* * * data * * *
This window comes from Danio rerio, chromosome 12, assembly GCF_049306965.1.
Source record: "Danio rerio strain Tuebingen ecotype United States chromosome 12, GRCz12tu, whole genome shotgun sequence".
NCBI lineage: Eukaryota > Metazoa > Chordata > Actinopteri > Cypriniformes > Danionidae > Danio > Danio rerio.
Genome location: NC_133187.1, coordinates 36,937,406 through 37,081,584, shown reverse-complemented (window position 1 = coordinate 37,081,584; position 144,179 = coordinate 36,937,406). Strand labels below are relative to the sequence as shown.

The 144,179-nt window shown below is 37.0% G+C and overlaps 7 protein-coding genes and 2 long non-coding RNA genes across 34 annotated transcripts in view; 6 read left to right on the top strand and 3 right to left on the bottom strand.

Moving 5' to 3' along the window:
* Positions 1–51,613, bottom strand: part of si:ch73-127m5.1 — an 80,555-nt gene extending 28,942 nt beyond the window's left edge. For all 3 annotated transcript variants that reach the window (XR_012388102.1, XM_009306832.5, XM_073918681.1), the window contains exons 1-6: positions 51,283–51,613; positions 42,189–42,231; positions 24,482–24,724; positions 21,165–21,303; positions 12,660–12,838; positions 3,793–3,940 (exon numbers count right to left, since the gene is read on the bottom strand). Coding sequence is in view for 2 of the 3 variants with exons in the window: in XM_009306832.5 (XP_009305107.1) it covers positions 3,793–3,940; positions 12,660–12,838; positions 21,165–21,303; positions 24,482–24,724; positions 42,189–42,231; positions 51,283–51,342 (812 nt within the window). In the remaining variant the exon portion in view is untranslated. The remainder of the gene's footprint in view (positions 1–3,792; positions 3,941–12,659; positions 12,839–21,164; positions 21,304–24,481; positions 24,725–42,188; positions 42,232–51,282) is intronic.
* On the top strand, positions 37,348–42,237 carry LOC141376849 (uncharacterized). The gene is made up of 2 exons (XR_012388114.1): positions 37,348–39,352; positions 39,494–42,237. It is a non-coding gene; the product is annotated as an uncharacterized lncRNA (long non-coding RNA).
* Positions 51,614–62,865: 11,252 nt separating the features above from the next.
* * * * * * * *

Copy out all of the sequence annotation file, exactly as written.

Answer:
This window comes from Danio rerio, chromosome 12, assembly GCF_049306965.1.
Source record: "Danio rerio strain Tuebingen ecotype United States chromosome 12, GRCz12tu, whole genome shotgun sequence".
NCBI lineage: Eukaryota > Metazoa > Chordata > Actinopteri > Cypriniformes > Danionidae > Danio > Danio rerio.
Genome location: NC_133187.1, coordinates 36,937,406 through 37,081,584, shown reverse-complemented (window position 1 = coordinate 37,081,584; position 144,179 = coordinate 36,937,406). Strand labels below are relative to the sequence as shown.

The 144,179-nt window shown below is 37.0% G+C and overlaps 7 protein-coding genes and 2 long non-coding RNA genes across 34 annotated transcripts in view; 6 read left to right on the top strand and 3 right to left on the bottom strand.

Moving 5' to 3' along the window:
* Positions 1–51,613, bottom strand: part of si:ch73-127m5.1 — an 80,555-nt gene extending 28,942 nt beyond the window's left edge. For all 3 annotated transcript variants that reach the window (XR_012388102.1, XM_009306832.5, XM_073918681.1), the window contains exons 1-6: positions 51,283–51,613; positions 42,189–42,231; positions 24,482–24,724; positions 21,165–21,303; positions 12,660–12,838; positions 3,793–3,940 (exon numbers count right to left, since the gene is read on the bottom strand). Coding sequence is in view for 2 of the 3 variants with exons in the window: in XM_009306832.5 (XP_009305107.1) it covers positions 3,793–3,940; positions 12,660–12,838; positions 21,165–21,303; positions 24,482–24,724; positions 42,189–42,231; positions 51,283–51,342 (812 nt within the window). In the remaining variant the exon portion in view is untranslated. The remainder of the gene's footprint in view (positions 1–3,792; positions 3,941–12,659; positions 12,839–21,164; positions 21,304–24,481; positions 24,725–42,188; positions 42,232–51,282) is intronic.
* On the top strand, positions 37,348–42,237 carry LOC141376849 (uncharacterized). The gene is made up of 2 exons (XR_012388114.1): positions 37,348–39,352; positions 39,494–42,237. It is a non-coding gene; the product is annotated as an uncharacterized lncRNA (long non-coding RNA).
* Positions 51,614–62,865: 11,252 nt separating the features above from the next.